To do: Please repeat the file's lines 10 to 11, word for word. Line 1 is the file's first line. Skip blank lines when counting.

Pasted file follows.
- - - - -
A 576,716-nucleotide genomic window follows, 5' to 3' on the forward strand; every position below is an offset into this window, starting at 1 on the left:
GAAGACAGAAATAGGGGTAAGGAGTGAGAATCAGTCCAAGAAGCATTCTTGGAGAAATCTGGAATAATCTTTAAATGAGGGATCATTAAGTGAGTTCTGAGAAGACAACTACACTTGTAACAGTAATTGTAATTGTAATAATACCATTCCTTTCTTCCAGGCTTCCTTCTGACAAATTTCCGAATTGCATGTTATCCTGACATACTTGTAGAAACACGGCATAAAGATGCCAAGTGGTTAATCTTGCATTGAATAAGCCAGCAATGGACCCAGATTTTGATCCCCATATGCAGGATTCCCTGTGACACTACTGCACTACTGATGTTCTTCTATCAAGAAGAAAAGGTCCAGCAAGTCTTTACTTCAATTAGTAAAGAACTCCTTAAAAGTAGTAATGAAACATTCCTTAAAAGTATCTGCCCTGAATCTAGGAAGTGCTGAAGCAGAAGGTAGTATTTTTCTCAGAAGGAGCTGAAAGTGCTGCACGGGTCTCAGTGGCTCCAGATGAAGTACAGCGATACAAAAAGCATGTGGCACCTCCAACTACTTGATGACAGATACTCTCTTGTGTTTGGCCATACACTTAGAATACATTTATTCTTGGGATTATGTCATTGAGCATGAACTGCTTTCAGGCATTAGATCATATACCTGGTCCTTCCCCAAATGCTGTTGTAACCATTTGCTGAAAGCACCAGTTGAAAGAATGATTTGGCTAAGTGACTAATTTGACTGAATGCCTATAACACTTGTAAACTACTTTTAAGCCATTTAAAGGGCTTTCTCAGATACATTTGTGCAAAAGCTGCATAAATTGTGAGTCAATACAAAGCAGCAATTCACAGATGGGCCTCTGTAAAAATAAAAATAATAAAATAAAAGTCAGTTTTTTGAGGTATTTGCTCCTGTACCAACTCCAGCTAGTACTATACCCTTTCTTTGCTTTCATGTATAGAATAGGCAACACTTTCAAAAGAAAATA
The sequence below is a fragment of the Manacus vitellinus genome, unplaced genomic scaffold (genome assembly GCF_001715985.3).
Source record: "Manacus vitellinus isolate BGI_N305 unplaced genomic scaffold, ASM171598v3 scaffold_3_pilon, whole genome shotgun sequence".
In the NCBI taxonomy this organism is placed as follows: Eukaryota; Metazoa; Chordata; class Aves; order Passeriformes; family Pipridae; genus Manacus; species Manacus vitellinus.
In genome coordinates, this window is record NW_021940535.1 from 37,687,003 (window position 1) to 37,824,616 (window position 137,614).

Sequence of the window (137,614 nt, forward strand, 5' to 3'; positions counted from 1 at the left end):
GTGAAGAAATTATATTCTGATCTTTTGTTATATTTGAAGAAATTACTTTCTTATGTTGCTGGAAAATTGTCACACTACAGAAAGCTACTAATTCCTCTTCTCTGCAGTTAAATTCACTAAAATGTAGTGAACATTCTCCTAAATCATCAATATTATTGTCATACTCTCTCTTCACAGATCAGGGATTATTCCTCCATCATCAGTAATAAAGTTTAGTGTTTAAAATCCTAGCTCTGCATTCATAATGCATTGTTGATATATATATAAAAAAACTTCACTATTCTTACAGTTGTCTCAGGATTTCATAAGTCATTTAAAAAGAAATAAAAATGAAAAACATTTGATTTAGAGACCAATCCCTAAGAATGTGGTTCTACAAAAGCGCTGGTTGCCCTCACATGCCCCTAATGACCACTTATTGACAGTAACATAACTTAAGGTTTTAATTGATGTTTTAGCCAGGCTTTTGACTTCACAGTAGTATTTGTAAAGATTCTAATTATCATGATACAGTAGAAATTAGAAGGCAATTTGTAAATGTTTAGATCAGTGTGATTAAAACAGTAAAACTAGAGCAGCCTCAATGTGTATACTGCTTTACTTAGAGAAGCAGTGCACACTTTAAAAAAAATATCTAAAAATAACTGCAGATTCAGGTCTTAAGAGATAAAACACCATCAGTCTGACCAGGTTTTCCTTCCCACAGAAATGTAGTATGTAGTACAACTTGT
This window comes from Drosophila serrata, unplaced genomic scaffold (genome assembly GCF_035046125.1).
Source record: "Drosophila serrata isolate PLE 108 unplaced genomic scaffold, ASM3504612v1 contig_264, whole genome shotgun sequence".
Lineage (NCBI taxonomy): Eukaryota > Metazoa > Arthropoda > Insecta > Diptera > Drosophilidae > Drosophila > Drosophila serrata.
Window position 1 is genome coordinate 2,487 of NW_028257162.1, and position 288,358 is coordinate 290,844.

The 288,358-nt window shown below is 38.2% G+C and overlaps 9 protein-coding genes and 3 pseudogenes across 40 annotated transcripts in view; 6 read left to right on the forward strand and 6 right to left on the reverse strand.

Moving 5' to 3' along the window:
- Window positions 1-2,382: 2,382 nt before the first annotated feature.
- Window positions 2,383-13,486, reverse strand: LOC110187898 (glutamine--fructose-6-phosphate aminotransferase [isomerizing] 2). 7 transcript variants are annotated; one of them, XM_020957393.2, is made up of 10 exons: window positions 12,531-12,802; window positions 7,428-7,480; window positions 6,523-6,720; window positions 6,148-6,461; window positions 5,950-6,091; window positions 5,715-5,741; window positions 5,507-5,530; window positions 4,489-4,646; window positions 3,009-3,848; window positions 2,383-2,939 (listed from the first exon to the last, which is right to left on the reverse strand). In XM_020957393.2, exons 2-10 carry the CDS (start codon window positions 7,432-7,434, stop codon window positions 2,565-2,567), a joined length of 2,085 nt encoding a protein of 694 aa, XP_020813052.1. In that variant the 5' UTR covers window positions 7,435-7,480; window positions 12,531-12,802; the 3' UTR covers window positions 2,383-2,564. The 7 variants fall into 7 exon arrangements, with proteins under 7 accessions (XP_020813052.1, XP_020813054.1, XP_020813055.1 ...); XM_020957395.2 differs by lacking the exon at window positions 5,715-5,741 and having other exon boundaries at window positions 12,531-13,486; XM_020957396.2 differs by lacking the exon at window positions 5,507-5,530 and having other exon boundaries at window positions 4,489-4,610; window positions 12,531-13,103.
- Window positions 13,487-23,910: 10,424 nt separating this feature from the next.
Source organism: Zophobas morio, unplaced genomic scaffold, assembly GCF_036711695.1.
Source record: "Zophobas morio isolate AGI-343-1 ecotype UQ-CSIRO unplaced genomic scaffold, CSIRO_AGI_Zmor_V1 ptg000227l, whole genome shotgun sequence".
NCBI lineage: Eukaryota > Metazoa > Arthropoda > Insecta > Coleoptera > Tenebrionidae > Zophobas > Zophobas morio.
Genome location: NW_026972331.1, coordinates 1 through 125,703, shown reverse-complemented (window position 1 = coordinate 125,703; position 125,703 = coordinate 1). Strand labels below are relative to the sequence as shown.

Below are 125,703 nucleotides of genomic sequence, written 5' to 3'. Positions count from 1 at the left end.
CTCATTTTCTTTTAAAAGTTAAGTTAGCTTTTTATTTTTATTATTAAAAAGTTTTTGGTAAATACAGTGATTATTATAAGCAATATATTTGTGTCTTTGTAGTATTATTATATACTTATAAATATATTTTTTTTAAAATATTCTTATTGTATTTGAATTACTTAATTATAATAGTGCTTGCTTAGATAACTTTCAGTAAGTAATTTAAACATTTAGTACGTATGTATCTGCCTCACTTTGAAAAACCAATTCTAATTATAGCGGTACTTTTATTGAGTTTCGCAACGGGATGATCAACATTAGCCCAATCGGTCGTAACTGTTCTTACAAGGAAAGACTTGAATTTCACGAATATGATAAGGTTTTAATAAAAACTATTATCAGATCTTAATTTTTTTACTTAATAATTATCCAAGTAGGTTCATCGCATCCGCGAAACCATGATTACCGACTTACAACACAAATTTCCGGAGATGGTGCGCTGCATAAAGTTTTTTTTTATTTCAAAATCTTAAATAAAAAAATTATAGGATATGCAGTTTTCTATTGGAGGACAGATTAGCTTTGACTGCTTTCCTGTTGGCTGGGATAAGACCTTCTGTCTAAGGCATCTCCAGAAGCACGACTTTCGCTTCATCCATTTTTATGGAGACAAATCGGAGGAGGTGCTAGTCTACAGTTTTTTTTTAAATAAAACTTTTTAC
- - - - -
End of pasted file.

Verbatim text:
Source record: "Drosophila serrata isolate PLE 108 unplaced genomic scaffold, ASM3504612v1 contig_264, whole genome shotgun sequence".
Lineage (NCBI taxonomy): Eukaryota > Metazoa > Arthropoda > Insecta > Diptera > Drosophilidae > Drosophila > Drosophila serrata.